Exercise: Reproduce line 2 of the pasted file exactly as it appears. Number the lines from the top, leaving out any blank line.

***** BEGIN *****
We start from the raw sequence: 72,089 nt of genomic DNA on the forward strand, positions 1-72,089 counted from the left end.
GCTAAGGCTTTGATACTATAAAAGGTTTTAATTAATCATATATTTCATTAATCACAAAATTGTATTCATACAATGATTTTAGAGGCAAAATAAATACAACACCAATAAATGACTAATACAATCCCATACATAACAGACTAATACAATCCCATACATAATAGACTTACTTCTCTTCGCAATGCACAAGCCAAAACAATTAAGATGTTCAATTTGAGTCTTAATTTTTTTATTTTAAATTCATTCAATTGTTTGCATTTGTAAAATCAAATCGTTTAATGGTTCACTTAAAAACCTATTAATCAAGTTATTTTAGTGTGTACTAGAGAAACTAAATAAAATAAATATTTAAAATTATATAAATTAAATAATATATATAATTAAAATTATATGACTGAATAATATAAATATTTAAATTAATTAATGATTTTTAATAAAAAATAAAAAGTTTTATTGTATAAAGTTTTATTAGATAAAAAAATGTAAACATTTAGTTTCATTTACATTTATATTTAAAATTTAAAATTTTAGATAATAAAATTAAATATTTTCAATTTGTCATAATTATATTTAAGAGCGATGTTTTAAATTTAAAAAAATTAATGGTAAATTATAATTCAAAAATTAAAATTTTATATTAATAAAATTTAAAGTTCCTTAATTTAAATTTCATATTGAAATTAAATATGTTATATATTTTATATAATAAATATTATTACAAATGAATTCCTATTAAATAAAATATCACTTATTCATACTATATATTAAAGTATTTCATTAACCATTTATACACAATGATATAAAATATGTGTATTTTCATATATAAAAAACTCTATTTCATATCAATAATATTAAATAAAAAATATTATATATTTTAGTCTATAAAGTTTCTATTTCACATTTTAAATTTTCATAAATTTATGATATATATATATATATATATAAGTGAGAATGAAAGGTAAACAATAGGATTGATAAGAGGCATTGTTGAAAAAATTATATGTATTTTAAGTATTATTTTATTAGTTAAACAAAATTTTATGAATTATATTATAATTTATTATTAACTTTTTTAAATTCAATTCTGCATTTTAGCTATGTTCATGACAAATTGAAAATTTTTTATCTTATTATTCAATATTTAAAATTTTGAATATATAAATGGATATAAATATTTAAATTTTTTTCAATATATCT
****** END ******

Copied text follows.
GCTAAGGCTTTGATACTATAAAAGGTTTTAATTAATCATATATTTCATTAATCACAAAATTGTATTCATACAATGATTTTAGAGGCAAAATAAATACAACACCAATAAATGACTAATACAATCCCATACATAACAGACTAATACAATCCCATACATAATAGACTTACTTCTCTTCGCAATGCACAAGCCAAAACAATTAAGATGTTCAATTTGAGTCTTAATTTTTTTATTTTAAATTCATTCAATTGTTTGCATTTGTAAAATCAAATCGTTTAATGGTTCACTTAAAAACCTATTAATCAAGTTATTTTAGTGTGTACTAGAGAAACTAAATAAAATAAATATTTAAAATTATATAAATTAAATAATATATATAATTAAAATTATATGACTGAATAATATAAATATTTAAATTAATTAATGATTTTTAATAAAAAATAAAAAGTTTTATTGTATAAAGTTTTATTAGATAAAAAAATGTAAACATTTAGTTTCATTTACATTTATATTTAAAATTTAAAATTTTAGATAATAAAATTAAATATTTTCAATTTGTCATAATTATATTTAAGAGCGATGTTTTAAATTTAAAAAAATTAATGGTAAATTATAATTCAAAAATTAAAATTTTATATTAATAAAATTTAAAGTTCCTTAATTTAAATTTCATATTGAAATTAAATATGTTATATATTTTATATAATAAATATTATTACAAATGAATTCCTATTAAATAAAATATCACTTATTCATACTATATATTAAAGTATTTCATTAACCATTTATACACAATGATATAAAATATGTGTATTTTCATATATAAAAAACTCTATTTCATATCAATAATATTAAATAAAAAATATTATATATTTTAGTCTATAAAGTTTCTATTTCACATTTTAAATTTTCATAAATTTATGATATATATATATATATATATAAGTGAGAATGAAAGGTAAACAATAGGATTGATAAGAGGCATTGTTGAAAAAATTATATGTATTTTAAGTATTATTTTATTAGTTAAACAAAATTTTATGAATTATATTATAATTTATTATTAACTTTTTTAAATTCAATTCTGCATTTTAGCTATGTTCATGACAAATTGAAAATTTTTTATCTTATTATTCAATATTTAAAATTTTGAATATATAAATGGATATAAATATTTAAATTTTTTTCAATATATCT